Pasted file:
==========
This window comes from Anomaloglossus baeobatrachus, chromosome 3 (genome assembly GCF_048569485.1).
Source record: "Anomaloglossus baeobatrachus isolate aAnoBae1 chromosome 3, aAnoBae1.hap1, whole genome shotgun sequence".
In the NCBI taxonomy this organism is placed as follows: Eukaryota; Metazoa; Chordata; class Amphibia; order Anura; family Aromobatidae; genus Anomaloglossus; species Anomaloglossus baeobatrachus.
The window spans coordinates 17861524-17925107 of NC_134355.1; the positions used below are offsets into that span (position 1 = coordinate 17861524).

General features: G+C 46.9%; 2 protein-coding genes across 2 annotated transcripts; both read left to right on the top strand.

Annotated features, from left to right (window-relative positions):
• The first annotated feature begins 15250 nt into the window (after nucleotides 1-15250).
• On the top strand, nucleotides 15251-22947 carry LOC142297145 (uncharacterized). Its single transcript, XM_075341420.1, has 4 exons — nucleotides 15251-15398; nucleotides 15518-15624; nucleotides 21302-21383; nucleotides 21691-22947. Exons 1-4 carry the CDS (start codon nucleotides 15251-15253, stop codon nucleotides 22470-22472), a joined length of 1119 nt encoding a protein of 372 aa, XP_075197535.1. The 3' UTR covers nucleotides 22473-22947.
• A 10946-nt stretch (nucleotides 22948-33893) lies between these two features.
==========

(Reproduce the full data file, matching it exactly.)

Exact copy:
This window comes from Anomaloglossus baeobatrachus, chromosome 3 (genome assembly GCF_048569485.1).
Source record: "Anomaloglossus baeobatrachus isolate aAnoBae1 chromosome 3, aAnoBae1.hap1, whole genome shotgun sequence".
In the NCBI taxonomy this organism is placed as follows: Eukaryota; Metazoa; Chordata; class Amphibia; order Anura; family Aromobatidae; genus Anomaloglossus; species Anomaloglossus baeobatrachus.
The window spans coordinates 17861524-17925107 of NC_134355.1; the positions used below are offsets into that span (position 1 = coordinate 17861524).

General features: G+C 46.9%; 2 protein-coding genes across 2 annotated transcripts; both read left to right on the top strand.

Annotated features, from left to right (window-relative positions):
• The first annotated feature begins 15250 nt into the window (after nucleotides 1-15250).
• On the top strand, nucleotides 15251-22947 carry LOC142297145 (uncharacterized). Its single transcript, XM_075341420.1, has 4 exons — nucleotides 15251-15398; nucleotides 15518-15624; nucleotides 21302-21383; nucleotides 21691-22947. Exons 1-4 carry the CDS (start codon nucleotides 15251-15253, stop codon nucleotides 22470-22472), a joined length of 1119 nt encoding a protein of 372 aa, XP_075197535.1. The 3' UTR covers nucleotides 22473-22947.
• A 10946-nt stretch (nucleotides 22948-33893) lies between these two features.